Much of that threat comes from individual radicalization fueled by the Internet. Al-Qaida affiliates in Yemen and Somalia aggressively target Westerners for recruitment. Among the examples is Inspire magazine, published by al-Qaida in the Arabian Peninsula. Each issue includes suggestions for "open source jihad" and step-by-step instructions for attacks.

"I know you can't take every site down," Wolf told Mueller. "But that magazine is out there and it ought to be taken down."

He also urged Mueller to continue the FBI's policy of not working with the Council on American-Islamic Relations (CAIR), even though it is the nation's most visible Muslim advocacy group. The FBI's cut off came in 2008, based on evidence tying the group's founders to a Hamas-support network in America.

Mueller did not say much in response. "We have no formal relationship with CAIR," he said when asked if the policy continues. He has made similar statements before other congressional committees this year and cited concerns with the group's national leadership.

He said he was aware of a poster published by CAIR's San Francisco chapter which urged people to "Build a Wall of Resistance" by not talking to the FBI.

That poster, Wolf said, "is a telling example of how CAIR has sought to prevent individuals from cooperating with law enforcement, or at the very least to present themselves as the only legitimate channel for doing so."

Wolf then read from a letter sent by Executive Director Nihad Awad to Libyan dictator Muammar Gaddafi seeking money for a CAIR project. Last month, the Investigative Project on Terrorism reported on a face-to-face appeal Awad made to Gaddafi when the Libyan leader visited the United Nations in 2009. In the letter, Awad thanked Gaddafi for his generous support, Wolf said.

He asked Mueller whether the FBI knew if CAIR received any money from Gaddafi. Mueller said he would find out.

On other issues, Mueller said the FBI had developed intelligence showing terrorists in places like Pakistan and Yemen discussing getting people into the United States through the Mexican border. He declined to address any specific instances in the open hearing, but stressed that both the northern and southern borders are targeted by terrorists seeking entry into the country.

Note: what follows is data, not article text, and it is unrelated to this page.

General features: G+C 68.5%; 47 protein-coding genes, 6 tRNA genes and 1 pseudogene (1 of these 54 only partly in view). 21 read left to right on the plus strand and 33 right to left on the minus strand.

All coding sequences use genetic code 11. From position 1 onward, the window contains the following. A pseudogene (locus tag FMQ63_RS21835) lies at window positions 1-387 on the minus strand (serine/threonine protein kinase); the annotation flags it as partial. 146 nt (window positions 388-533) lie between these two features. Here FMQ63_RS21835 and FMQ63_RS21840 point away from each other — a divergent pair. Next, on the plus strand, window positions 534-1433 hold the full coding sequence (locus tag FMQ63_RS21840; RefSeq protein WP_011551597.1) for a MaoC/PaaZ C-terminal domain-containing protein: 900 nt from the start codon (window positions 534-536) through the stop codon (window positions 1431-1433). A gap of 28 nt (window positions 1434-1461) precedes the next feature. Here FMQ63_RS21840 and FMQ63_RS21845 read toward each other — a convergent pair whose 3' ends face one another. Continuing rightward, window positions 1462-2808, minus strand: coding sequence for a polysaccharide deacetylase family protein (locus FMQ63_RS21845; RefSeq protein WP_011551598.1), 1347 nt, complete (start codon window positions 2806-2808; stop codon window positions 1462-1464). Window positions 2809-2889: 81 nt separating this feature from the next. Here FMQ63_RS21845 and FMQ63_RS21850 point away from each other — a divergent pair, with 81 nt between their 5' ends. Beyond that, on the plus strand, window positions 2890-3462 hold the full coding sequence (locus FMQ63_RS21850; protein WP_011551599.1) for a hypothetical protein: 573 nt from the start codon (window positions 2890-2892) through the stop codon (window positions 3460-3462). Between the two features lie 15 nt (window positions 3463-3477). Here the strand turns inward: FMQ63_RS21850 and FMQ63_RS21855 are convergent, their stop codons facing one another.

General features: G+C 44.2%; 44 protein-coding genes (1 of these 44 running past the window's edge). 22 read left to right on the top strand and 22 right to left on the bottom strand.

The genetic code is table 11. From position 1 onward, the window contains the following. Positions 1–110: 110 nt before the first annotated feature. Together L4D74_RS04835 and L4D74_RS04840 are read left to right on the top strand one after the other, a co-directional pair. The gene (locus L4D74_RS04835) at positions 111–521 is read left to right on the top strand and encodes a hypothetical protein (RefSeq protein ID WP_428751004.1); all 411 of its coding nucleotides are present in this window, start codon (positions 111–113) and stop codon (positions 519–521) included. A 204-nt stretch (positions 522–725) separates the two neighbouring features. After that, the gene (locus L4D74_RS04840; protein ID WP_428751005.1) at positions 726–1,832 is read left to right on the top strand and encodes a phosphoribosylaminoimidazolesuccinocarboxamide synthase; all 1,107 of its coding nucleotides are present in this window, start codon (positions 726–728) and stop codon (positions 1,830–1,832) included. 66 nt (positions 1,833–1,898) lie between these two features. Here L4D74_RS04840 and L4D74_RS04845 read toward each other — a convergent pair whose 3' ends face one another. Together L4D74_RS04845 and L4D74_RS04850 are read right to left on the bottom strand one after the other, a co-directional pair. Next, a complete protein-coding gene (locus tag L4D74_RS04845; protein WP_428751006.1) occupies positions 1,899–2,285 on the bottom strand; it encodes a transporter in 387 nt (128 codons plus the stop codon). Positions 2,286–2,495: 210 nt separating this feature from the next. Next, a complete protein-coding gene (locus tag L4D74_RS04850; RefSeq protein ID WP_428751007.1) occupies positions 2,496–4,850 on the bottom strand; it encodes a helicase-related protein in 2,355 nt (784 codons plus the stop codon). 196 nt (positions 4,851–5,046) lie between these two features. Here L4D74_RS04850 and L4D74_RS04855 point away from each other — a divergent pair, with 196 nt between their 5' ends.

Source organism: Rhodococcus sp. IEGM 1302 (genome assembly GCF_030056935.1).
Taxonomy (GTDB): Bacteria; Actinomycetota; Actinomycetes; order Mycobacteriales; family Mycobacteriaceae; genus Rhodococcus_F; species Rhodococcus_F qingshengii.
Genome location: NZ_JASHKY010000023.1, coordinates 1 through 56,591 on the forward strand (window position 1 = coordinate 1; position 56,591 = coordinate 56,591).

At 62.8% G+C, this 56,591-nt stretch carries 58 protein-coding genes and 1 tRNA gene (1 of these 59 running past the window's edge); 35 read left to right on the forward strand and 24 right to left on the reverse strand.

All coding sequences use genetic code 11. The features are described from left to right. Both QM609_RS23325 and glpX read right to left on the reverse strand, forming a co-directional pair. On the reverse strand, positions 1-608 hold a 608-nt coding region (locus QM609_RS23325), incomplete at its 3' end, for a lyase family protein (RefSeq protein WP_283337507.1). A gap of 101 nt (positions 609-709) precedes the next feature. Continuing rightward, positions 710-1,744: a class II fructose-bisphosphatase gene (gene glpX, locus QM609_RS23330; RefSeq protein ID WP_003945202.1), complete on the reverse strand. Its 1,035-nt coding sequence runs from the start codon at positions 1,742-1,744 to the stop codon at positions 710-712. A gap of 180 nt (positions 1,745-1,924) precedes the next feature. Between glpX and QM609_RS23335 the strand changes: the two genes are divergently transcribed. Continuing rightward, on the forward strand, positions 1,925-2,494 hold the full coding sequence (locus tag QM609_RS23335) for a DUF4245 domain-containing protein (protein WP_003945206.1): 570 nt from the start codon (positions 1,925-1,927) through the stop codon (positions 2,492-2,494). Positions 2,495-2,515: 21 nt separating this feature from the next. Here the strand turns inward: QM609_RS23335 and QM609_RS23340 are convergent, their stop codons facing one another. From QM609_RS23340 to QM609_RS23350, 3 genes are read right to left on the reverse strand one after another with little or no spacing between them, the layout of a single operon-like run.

When it comes to questioning terrorist suspects, Mueller was open to legislation allowing a temporary exception to the Miranda rule so agents could inquire about plots or other conspirators. The FBI already has used "clean teams," agents who may question a suspect on such matters strictly for intelligence reasons. After they are done, criminal investigators may take their places and question the suspect further after reading him his rights.

"To the extent we can have flexibility in such situations, I am in favor of flexibility," Mueller said in response to a question from Rep. Adam Schiff, D-Calif. Sometimes, he cautioned, that exchange of agents might be counterproductive in that it makes it more difficult for agents to build a rapport with a suspect and persuade him to answer more questions.

Mueller also addressed questions based on media reports that FBI agents are questioning Libyan nationals in the United States. In some cases, it is to determine who might pose a threat of pursuing a terrorist act in retaliation for U.S. airstrikes against Gaddafi's regime. In others, it is an attempt to learn about the rebels fighting the regime and determine whether they have terrorist ties.


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JWR contributor Steven Emerson is an internationally recognized expert on terrorism and national security and considered one of the leading world authorities on Islamic extremist networks, financing and operations. He now serves as the Executive Director of The Investigative Project on Terrorism, one of the world's largest archival data and intelligence institutes on Islamic and Middle Eastern terrorist groups.

© 2010, Steven Emerson